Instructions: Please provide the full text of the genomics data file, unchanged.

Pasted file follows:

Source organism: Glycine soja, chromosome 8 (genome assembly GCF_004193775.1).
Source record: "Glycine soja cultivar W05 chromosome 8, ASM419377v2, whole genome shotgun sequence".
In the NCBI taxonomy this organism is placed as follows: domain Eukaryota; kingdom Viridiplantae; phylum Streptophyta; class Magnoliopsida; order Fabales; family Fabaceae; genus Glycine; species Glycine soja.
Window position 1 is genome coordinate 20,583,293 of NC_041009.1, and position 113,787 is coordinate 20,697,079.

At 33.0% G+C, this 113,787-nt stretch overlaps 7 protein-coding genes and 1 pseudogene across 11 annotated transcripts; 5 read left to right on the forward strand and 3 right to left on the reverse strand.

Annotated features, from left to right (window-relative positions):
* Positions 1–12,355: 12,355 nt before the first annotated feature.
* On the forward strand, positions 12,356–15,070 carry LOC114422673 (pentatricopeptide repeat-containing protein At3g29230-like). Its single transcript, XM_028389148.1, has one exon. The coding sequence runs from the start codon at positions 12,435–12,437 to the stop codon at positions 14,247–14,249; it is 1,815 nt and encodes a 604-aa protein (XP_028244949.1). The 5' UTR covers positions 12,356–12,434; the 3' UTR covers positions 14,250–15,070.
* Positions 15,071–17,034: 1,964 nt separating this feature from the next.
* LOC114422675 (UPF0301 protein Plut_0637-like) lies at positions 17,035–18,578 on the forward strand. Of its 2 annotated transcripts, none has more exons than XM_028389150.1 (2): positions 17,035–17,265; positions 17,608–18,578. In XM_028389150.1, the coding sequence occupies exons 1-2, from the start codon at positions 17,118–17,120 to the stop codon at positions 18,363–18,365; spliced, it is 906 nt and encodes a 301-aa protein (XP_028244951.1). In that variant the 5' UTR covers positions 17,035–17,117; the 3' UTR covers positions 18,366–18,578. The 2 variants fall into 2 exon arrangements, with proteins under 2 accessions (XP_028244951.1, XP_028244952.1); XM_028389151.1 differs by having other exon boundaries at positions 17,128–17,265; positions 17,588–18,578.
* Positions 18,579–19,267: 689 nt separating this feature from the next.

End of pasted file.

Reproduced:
Source organism: Glycine soja, chromosome 8 (genome assembly GCF_004193775.1).
Source record: "Glycine soja cultivar W05 chromosome 8, ASM419377v2, whole genome shotgun sequence".
In the NCBI taxonomy this organism is placed as follows: domain Eukaryota; kingdom Viridiplantae; phylum Streptophyta; class Magnoliopsida; order Fabales; family Fabaceae; genus Glycine; species Glycine soja.
Window position 1 is genome coordinate 20,583,293 of NC_041009.1, and position 113,787 is coordinate 20,697,079.

At 33.0% G+C, this 113,787-nt stretch overlaps 7 protein-coding genes and 1 pseudogene across 11 annotated transcripts; 5 read left to right on the forward strand and 3 right to left on the reverse strand.

Annotated features, from left to right (window-relative positions):
* Positions 1–12,355: 12,355 nt before the first annotated feature.
* On the forward strand, positions 12,356–15,070 carry LOC114422673 (pentatricopeptide repeat-containing protein At3g29230-like). Its single transcript, XM_028389148.1, has one exon. The coding sequence runs from the start codon at positions 12,435–12,437 to the stop codon at positions 14,247–14,249; it is 1,815 nt and encodes a 604-aa protein (XP_028244949.1). The 5' UTR covers positions 12,356–12,434; the 3' UTR covers positions 14,250–15,070.
* Positions 15,071–17,034: 1,964 nt separating this feature from the next.
* LOC114422675 (UPF0301 protein Plut_0637-like) lies at positions 17,035–18,578 on the forward strand. Of its 2 annotated transcripts, none has more exons than XM_028389150.1 (2): positions 17,035–17,265; positions 17,608–18,578. In XM_028389150.1, the coding sequence occupies exons 1-2, from the start codon at positions 17,118–17,120 to the stop codon at positions 18,363–18,365; spliced, it is 906 nt and encodes a 301-aa protein (XP_028244951.1). In that variant the 5' UTR covers positions 17,035–17,117; the 3' UTR covers positions 18,366–18,578. The 2 variants fall into 2 exon arrangements, with proteins under 2 accessions (XP_028244951.1, XP_028244952.1); XM_028389151.1 differs by having other exon boundaries at positions 17,128–17,265; positions 17,588–18,578.
* Positions 18,579–19,267: 689 nt separating this feature from the next.